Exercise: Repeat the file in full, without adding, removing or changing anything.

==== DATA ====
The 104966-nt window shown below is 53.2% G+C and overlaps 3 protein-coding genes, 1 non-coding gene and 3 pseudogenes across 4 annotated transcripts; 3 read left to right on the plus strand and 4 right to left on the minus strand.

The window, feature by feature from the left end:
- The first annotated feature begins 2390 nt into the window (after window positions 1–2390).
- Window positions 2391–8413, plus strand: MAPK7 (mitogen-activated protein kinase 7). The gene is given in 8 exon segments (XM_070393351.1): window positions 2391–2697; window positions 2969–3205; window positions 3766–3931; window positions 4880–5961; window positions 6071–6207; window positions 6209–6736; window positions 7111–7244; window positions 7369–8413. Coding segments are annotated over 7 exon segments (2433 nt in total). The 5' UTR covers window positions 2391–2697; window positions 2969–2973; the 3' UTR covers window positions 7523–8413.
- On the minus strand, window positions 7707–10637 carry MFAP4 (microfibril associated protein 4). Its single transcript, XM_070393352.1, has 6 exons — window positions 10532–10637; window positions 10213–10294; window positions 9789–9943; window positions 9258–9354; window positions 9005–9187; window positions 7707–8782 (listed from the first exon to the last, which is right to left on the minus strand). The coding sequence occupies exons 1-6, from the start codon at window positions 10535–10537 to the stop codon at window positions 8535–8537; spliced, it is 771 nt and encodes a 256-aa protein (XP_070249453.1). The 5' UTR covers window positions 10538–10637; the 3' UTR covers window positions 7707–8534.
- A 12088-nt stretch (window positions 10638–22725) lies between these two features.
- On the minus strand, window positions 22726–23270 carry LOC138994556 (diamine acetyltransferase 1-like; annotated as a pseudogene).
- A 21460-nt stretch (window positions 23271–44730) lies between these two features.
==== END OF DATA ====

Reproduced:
The 104966-nt window shown below is 53.2% G+C and overlaps 3 protein-coding genes, 1 non-coding gene and 3 pseudogenes across 4 annotated transcripts; 3 read left to right on the plus strand and 4 right to left on the minus strand.

The window, feature by feature from the left end:
- The first annotated feature begins 2390 nt into the window (after window positions 1–2390).
- Window positions 2391–8413, plus strand: MAPK7 (mitogen-activated protein kinase 7). The gene is given in 8 exon segments (XM_070393351.1): window positions 2391–2697; window positions 2969–3205; window positions 3766–3931; window positions 4880–5961; window positions 6071–6207; window positions 6209–6736; window positions 7111–7244; window positions 7369–8413. Coding segments are annotated over 7 exon segments (2433 nt in total). The 5' UTR covers window positions 2391–2697; window positions 2969–2973; the 3' UTR covers window positions 7523–8413.
- On the minus strand, window positions 7707–10637 carry MFAP4 (microfibril associated protein 4). Its single transcript, XM_070393352.1, has 6 exons — window positions 10532–10637; window positions 10213–10294; window positions 9789–9943; window positions 9258–9354; window positions 9005–9187; window positions 7707–8782 (listed from the first exon to the last, which is right to left on the minus strand). The coding sequence occupies exons 1-6, from the start codon at window positions 10535–10537 to the stop codon at window positions 8535–8537; spliced, it is 771 nt and encodes a 256-aa protein (XP_070249453.1). The 5' UTR covers window positions 10538–10637; the 3' UTR covers window positions 7707–8534.
- A 12088-nt stretch (window positions 10638–22725) lies between these two features.
- On the minus strand, window positions 22726–23270 carry LOC138994556 (diamine acetyltransferase 1-like; annotated as a pseudogene).
- A 21460-nt stretch (window positions 23271–44730) lies between these two features.